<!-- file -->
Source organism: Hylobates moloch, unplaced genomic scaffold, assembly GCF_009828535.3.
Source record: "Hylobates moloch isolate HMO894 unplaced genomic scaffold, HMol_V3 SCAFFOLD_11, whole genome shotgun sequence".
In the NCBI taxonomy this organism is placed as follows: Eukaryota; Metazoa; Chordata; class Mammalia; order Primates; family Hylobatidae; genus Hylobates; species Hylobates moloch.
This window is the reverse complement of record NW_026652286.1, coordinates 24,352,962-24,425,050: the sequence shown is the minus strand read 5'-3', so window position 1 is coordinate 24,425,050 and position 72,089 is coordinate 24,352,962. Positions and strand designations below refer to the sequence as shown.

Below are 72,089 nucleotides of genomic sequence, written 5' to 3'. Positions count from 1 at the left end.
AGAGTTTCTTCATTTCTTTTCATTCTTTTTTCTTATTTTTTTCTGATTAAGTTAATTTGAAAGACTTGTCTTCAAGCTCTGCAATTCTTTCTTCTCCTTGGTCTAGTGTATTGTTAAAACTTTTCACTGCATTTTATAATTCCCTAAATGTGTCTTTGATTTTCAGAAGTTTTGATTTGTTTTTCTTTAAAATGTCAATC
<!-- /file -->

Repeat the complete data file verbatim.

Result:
Source organism: Hylobates moloch, unplaced genomic scaffold, assembly GCF_009828535.3.
Source record: "Hylobates moloch isolate HMO894 unplaced genomic scaffold, HMol_V3 SCAFFOLD_11, whole genome shotgun sequence".
In the NCBI taxonomy this organism is placed as follows: Eukaryota; Metazoa; Chordata; class Mammalia; order Primates; family Hylobatidae; genus Hylobates; species Hylobates moloch.
This window is the reverse complement of record NW_026652286.1, coordinates 24,352,962-24,425,050: the sequence shown is the minus strand read 5'-3', so window position 1 is coordinate 24,425,050 and position 72,089 is coordinate 24,352,962. Positions and strand designations below refer to the sequence as shown.

Below are 72,089 nucleotides of genomic sequence, written 5' to 3'. Positions count from 1 at the left end.
AGAGTTTCTTCATTTCTTTTCATTCTTTTTTCTTATTTTTTTCTGATTAAGTTAATTTGAAAGACTTGTCTTCAAGCTCTGCAATTCTTTCTTCTCCTTGGTCTAGTGTATTGTTAAAACTTTTCACTGCATTTTATAATTCCCTAAATGTGTCTTTGATTTTCAGAAGTTTTGATTTGTTTTTCTTTAAAATGTCAATC